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Hi NuckNfutz, so sorry to hear about this. The "one bolt syndrome" is very annoying. Everything stated above is great info and what we would recommend. One big decision would be weather you want to tackle it yourself or take it to a pro. Sometimes when something geos wrong frustration sets in ( not saying it is in your case ) and it makes doing the fix by yourself a real problem. If you do tackle it yourself preparation and patience is key to success. Make sure all is right before you start. Getting "square" to where you are drilling can be difficult and the recommendations above are very important to do. Getting the proper access to drill ( taking off the tire, lining and converter ) will help ensure the job goes right. There's one shot with an easy-out, good luck. PS if you are close enough to one of our stores ( Buffalo or Toronto ) we could do this for you.
 

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That really sucks man. On your entire install, that is the one damn bolt where you don't want this to happen.

I'm pretty sure that removing the wheel and well will not give straight shot access at this bolt. You should be able to tell by visually inspecting the angles. You may want to put your exhaust back on and drive to a shop or even the dealer and tell them you twisted off the bolt and get an estimate to fix it. Be very clear about your wording, so you're getting a repair estimate and they don't charge you a diagnostic fee.

If they tell you its $50, then pay them. If they tell you they have to pull the engine block or something, then you know not to bother and just use a piece of wire to secure it. No one will ever know by looking into the bay because that lower heat shield bolt is not readily visible.

PS if you are close enough to one of our stores ( Buffalo or Toronto ) we could do this for you.
This is classy. :dthumbs:
 

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Discussion Starter · #15 ·
Hey all!!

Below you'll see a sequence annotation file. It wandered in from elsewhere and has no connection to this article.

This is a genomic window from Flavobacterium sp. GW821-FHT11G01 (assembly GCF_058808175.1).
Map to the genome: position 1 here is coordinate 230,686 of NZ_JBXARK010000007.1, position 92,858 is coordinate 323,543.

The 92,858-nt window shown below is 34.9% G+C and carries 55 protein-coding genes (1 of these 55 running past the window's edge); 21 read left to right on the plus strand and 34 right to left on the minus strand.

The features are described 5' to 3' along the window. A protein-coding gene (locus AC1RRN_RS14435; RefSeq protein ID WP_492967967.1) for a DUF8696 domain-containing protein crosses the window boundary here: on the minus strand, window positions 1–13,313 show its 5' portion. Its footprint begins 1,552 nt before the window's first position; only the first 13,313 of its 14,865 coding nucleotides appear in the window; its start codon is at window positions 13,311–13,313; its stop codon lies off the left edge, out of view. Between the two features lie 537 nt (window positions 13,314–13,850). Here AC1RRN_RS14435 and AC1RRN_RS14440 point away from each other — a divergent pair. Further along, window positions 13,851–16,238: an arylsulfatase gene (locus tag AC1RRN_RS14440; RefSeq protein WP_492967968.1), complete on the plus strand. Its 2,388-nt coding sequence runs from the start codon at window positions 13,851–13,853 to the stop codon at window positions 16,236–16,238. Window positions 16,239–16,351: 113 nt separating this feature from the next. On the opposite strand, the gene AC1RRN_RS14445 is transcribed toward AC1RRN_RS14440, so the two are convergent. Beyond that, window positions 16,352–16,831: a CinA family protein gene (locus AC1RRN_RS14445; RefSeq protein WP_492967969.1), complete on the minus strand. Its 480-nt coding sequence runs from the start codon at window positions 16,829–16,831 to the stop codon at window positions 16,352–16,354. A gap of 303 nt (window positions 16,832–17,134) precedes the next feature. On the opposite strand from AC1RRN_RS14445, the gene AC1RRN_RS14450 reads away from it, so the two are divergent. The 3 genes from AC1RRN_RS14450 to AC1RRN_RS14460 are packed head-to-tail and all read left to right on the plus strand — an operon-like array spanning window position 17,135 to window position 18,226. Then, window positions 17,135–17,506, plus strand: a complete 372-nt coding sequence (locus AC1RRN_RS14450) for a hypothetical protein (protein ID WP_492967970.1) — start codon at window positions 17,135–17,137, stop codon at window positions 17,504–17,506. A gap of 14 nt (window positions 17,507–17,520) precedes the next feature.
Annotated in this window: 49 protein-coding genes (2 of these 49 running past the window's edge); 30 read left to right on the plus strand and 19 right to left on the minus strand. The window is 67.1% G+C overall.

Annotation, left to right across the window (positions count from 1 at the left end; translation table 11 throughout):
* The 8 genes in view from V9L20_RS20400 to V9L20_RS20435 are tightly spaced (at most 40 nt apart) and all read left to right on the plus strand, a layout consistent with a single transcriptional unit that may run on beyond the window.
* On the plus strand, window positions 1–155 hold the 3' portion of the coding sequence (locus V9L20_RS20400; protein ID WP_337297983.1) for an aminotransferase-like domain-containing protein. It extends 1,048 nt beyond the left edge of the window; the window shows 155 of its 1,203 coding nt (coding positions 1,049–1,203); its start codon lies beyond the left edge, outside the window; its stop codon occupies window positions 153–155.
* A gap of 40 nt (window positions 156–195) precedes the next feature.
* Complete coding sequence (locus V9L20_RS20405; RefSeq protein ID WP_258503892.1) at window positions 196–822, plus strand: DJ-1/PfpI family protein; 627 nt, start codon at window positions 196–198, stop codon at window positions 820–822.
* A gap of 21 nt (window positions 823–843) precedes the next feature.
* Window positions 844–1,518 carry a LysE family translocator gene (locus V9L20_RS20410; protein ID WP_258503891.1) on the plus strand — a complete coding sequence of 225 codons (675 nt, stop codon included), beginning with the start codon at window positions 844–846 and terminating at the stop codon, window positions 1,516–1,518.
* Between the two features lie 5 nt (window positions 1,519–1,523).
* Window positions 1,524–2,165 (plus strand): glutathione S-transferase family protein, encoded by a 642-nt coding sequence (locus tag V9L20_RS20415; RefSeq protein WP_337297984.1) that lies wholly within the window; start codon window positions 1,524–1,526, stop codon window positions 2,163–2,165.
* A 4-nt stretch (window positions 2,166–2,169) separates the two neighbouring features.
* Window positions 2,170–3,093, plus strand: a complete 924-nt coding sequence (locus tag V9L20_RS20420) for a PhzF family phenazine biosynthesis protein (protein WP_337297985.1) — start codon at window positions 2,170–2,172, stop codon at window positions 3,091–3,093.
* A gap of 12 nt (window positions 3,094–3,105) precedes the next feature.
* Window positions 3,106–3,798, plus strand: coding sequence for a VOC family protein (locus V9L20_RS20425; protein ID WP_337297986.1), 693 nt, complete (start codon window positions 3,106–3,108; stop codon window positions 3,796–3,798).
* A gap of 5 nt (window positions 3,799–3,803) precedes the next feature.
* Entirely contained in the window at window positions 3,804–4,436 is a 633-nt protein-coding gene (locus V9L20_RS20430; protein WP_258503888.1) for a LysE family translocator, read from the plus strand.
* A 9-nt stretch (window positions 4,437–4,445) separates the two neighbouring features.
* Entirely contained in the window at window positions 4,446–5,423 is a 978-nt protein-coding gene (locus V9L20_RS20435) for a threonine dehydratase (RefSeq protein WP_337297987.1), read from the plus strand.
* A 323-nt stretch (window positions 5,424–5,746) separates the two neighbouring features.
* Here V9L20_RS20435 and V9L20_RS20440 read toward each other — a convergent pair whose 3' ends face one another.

Thanks for all the responses!! I tried replying the other day but it didn't like my post!! Anywho, I got the exhaust and cat on, and after sleeping on it and looking at the posts I figured I could just bend it up a little and it's been working! :) I love my new exhaust!! One question tho, does anyone know the torque specs for the engine motor mounts?
 

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The "one bolt syndrome" is caused by your faulty bolt/nut removal process.

You are starting with one, loosening it and then removing it and continuing on to the next. This means by the last bolt, all of the compression force is directed at that one fastener. This locks the threads with compression friction. This is not the correct process of removing fasteners from a multi-fastener component (more then on fastener).

The correct process is to start by loosening each bolt/nut a 1/4 to a full turn, then tighten it a little bit (half or third fixing torque) then continue to the next. Once all of them are "broken" and lightly torqued loosen each one a quarter of a turn until there is the ability to shift/move the component. You may now remove the fasteners.

I'll also go over the correct fastening procedure.

Align the component and hand install a fastener about half the thread depth. do this for all the fasteners. now hand snug them all up. Finish by torquing each bolt to half fixing torque, then tighten all to the correct full fixing torque. If the component is a moving part (wheel, pully, control arm) or a heat cycling part (manifold, turbo, head) run the system for 30 minutes, let cool, then re-torque to the full fixing torque, Lastly running for 2 hours, let cool, and re-torque to full fixing torque.